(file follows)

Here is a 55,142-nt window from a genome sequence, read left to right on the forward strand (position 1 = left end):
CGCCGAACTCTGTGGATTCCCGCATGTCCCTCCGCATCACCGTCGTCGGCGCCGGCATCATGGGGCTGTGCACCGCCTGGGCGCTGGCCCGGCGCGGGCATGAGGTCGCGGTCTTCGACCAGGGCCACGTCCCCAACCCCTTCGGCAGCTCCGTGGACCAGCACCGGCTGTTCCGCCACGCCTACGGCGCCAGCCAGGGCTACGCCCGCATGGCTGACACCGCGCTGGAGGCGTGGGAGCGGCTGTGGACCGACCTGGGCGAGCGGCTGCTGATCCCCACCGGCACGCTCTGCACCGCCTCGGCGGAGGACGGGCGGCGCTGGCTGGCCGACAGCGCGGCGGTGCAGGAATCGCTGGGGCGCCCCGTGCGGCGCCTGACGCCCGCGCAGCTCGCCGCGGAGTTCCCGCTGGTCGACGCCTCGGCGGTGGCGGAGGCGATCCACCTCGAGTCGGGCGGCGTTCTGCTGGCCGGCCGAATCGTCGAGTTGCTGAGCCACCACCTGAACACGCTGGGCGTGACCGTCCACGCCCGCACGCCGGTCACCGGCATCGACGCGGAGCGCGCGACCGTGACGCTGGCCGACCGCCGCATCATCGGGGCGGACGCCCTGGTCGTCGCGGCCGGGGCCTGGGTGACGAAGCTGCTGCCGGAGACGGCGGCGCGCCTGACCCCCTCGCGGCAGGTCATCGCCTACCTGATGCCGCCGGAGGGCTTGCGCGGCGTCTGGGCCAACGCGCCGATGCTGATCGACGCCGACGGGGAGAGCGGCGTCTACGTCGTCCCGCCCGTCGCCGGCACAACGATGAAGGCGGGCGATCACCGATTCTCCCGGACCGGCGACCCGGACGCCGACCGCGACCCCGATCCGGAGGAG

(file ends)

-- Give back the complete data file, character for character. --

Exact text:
Here is a 55,142-nt window from a genome sequence, read left to right on the forward strand (position 1 = left end):
CGCCGAACTCTGTGGATTCCCGCATGTCCCTCCGCATCACCGTCGTCGGCGCCGGCATCATGGGGCTGTGCACCGCCTGGGCGCTGGCCCGGCGCGGGCATGAGGTCGCGGTCTTCGACCAGGGCCACGTCCCCAACCCCTTCGGCAGCTCCGTGGACCAGCACCGGCTGTTCCGCCACGCCTACGGCGCCAGCCAGGGCTACGCCCGCATGGCTGACACCGCGCTGGAGGCGTGGGAGCGGCTGTGGACCGACCTGGGCGAGCGGCTGCTGATCCCCACCGGCACGCTCTGCACCGCCTCGGCGGAGGACGGGCGGCGCTGGCTGGCCGACAGCGCGGCGGTGCAGGAATCGCTGGGGCGCCCCGTGCGGCGCCTGACGCCCGCGCAGCTCGCCGCGGAGTTCCCGCTGGTCGACGCCTCGGCGGTGGCGGAGGCGATCCACCTCGAGTCGGGCGGCGTTCTGCTGGCCGGCCGAATCGTCGAGTTGCTGAGCCACCACCTGAACACGCTGGGCGTGACCGTCCACGCCCGCACGCCGGTCACCGGCATCGACGCGGAGCGCGCGACCGTGACGCTGGCCGACCGCCGCATCATCGGGGCGGACGCCCTGGTCGTCGCGGCCGGGGCCTGGGTGACGAAGCTGCTGCCGGAGACGGCGGCGCGCCTGACCCCCTCGCGGCAGGTCATCGCCTACCTGATGCCGCCGGAGGGCTTGCGCGGCGTCTGGGCCAACGCGCCGATGCTGATCGACGCCGACGGGGAGAGCGGCGTCTACGTCGTCCCGCCCGTCGCCGGCACAACGATGAAGGCGGGCGATCACCGATTCTCCCGGACCGGCGACCCGGACGCCGACCGCGACCCCGATCCGGAGGAG